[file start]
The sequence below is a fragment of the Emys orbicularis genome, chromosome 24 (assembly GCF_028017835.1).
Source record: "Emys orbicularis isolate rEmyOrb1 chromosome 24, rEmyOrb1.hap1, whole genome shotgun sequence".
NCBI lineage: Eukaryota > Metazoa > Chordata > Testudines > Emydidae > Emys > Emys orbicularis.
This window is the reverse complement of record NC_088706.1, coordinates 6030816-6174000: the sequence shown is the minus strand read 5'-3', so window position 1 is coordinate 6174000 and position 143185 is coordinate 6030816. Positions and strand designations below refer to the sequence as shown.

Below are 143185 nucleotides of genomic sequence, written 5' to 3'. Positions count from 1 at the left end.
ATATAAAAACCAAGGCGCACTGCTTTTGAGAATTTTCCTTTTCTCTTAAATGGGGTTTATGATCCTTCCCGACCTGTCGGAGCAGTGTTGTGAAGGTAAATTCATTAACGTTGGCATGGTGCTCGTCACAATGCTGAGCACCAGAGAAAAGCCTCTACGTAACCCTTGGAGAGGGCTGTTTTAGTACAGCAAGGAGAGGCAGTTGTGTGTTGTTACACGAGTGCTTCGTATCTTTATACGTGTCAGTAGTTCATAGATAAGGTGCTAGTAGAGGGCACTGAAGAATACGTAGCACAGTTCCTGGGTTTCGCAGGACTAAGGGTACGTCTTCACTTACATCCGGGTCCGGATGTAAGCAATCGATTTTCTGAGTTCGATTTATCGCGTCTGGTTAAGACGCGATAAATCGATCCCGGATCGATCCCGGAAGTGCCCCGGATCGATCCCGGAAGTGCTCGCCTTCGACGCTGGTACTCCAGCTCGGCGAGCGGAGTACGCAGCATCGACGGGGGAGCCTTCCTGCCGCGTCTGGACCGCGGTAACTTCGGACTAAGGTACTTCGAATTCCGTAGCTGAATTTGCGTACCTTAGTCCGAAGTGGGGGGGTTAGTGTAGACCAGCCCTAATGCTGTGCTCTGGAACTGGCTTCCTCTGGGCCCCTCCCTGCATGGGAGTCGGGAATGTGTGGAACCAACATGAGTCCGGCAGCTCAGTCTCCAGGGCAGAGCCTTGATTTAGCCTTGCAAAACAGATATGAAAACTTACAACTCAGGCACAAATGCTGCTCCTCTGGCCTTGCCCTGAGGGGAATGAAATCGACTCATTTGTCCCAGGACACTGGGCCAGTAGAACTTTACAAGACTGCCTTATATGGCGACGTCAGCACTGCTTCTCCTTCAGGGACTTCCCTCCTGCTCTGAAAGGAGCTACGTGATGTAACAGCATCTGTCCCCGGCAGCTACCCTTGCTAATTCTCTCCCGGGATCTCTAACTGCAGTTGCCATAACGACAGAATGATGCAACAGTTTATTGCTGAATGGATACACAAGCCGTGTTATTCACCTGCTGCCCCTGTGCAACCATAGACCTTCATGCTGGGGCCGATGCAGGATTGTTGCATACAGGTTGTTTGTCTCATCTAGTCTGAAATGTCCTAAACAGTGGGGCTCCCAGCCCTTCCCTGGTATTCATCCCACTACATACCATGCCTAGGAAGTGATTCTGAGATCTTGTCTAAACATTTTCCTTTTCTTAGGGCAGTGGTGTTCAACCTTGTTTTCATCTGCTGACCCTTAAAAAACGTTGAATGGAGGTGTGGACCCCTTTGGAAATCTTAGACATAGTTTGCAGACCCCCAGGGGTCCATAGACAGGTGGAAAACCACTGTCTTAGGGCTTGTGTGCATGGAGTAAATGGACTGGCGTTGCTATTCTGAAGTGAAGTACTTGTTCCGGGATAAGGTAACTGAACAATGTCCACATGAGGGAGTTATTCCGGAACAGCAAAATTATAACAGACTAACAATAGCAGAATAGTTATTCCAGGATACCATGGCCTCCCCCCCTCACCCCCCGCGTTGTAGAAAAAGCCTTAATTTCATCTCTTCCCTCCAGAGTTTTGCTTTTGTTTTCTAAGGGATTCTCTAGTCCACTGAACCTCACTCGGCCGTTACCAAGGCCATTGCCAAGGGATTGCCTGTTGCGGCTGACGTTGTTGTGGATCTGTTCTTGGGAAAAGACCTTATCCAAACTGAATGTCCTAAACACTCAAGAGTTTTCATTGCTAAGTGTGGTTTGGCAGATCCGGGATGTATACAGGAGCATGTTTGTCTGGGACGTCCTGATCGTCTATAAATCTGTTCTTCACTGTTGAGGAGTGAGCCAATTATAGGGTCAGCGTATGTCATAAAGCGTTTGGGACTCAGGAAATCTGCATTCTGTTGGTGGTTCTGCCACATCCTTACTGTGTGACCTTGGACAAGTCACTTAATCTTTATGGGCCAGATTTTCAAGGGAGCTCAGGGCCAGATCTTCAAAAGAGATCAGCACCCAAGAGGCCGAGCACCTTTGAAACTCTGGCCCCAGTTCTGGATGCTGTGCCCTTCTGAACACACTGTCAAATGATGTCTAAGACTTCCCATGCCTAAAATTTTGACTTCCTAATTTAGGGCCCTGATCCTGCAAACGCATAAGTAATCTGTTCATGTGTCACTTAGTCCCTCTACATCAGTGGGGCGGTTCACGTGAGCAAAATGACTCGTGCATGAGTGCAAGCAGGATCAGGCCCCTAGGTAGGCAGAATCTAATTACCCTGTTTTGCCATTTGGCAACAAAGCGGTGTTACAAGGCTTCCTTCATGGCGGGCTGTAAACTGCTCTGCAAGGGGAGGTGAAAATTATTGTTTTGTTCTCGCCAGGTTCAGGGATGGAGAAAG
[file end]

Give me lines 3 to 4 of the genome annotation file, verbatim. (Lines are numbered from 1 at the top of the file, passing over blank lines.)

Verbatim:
NCBI lineage: Eukaryota > Metazoa > Chordata > Testudines > Emydidae > Emys > Emys orbicularis.
This window is the reverse complement of record NC_088706.1, coordinates 6030816-6174000: the sequence shown is the minus strand read 5'-3', so window position 1 is coordinate 6174000 and position 143185 is coordinate 6030816. Positions and strand designations below refer to the sequence as shown.